About Ella Fitzgerald

Ella Fitzgerald was a famous American jazz singer who was born in Newport News, Virginia in 1917. Her parents were not wealthy, and after her mother passed away when Ella was young, she went to live with her aunt in Yonkers, New York.

As a child, Ella loved music and often listened to the radio and sang along with the songs. When she was just 17 years old, she entered a talent show at the Apollo Theater in Harlem. Ella sang a song called "Judy" by Hoagy Carmichael, and she won the contest. This led to her being offered a job performing with bandleader Chick Webb, marking the beginning of her music career.

Over the years, Ella became known as the "First Lady of Song" and the "Queen of Jazz." She recorded over 200 albums and won 13 Grammy Awards. Her music was loved all over the world, and she performed for presidents, royalty, and audiences of all backgrounds.

Despite her success, Ella faced many challenges. She grew up during a time when segregation was still prevalent in the United States, and as an African American woman, she experienced discrimination firsthand. She was not allowed to stay in the same hotels as her white bandmates and couldn't even play in many clubs. Marilyn Monroe was a big fan of Ella. She told the owner of a popular nightclub that she would come to every performance if Ella was allowed to play there. The owner said yes and Marilyn sat at the front table every night! From then on, Ella never had to play a small club again.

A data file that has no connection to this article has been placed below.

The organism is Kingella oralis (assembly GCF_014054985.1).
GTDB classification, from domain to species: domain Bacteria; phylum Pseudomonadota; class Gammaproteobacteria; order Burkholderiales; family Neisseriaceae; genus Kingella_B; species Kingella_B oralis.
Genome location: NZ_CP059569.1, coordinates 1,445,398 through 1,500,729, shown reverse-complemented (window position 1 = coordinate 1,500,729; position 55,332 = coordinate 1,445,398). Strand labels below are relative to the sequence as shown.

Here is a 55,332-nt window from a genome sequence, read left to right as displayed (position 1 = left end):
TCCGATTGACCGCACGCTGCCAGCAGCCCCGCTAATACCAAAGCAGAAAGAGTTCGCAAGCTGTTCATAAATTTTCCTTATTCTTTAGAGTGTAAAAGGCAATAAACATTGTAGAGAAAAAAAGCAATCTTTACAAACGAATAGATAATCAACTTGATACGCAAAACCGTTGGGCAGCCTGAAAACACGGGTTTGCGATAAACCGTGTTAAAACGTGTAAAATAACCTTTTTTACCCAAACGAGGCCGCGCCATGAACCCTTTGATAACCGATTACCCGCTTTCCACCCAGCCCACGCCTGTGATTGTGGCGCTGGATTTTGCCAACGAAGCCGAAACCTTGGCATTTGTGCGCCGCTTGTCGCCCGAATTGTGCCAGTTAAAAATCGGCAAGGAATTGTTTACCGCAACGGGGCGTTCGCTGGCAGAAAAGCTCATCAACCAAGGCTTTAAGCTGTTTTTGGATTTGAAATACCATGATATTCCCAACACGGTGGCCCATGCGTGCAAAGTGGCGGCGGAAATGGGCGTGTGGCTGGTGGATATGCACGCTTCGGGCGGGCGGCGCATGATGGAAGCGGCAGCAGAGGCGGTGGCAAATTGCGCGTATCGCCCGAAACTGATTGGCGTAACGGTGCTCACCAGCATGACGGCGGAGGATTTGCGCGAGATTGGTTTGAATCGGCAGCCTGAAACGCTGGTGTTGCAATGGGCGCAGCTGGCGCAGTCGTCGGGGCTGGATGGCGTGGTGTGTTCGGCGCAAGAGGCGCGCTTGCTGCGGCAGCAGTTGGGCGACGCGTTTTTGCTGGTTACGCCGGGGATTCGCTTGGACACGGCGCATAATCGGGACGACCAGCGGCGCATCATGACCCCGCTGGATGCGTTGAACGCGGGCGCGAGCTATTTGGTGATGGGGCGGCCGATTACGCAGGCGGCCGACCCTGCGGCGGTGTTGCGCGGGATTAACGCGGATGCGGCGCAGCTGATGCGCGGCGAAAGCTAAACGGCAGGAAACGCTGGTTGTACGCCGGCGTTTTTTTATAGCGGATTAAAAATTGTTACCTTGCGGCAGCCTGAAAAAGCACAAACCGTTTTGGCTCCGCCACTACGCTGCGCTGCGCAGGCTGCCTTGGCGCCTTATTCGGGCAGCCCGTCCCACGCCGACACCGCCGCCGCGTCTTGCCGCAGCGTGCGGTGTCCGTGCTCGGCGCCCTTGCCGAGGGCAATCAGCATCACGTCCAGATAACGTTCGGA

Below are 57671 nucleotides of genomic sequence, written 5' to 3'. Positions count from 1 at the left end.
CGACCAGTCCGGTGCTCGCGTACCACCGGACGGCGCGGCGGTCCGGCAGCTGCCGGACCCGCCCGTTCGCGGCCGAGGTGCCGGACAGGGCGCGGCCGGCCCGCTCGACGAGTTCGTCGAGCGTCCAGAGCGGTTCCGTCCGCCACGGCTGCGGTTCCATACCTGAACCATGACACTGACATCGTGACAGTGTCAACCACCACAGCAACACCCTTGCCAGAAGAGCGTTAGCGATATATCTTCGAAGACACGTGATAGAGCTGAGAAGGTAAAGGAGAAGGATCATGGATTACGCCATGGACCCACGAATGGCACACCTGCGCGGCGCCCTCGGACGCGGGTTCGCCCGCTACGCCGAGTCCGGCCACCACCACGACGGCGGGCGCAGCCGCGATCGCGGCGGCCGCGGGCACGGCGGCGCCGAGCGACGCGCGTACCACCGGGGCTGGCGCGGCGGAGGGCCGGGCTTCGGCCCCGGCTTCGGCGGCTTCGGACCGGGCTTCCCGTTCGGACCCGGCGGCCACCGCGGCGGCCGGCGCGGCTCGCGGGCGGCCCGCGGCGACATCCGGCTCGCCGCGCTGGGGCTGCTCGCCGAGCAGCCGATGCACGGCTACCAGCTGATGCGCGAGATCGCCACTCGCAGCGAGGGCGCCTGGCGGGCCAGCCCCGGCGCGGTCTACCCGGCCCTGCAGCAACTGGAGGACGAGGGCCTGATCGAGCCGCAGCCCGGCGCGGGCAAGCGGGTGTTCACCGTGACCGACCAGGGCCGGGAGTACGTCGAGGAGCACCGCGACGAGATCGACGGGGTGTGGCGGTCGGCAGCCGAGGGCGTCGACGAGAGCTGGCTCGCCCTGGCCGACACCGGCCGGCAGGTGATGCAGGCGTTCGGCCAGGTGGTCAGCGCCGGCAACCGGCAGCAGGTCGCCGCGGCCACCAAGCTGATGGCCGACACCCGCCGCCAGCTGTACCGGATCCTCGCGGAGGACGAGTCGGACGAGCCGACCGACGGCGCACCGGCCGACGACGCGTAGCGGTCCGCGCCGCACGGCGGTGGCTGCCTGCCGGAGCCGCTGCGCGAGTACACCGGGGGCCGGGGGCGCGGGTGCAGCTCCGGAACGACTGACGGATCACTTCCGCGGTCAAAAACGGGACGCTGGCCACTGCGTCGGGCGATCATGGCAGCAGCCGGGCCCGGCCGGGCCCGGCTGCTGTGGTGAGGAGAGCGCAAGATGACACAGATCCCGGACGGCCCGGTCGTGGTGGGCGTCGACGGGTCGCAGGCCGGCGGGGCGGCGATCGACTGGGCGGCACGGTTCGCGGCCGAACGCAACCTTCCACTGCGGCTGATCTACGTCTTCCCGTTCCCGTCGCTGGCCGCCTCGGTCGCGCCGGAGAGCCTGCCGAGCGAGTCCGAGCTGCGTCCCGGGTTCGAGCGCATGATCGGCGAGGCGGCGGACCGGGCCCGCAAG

Ella believed in using her platform for good, and she was a strong advocate for civil rights. She performed at benefit concerts and used her voice to raise awareness about the importance of equality and justice for all people.

To "Believe like Ella" means to believe in yourself, follow your dreams, stand up for what is right, and to use your talents to make a positive impact in the world. Ella's legacy as a singer and a trailblazer will continue to inspire generations to come.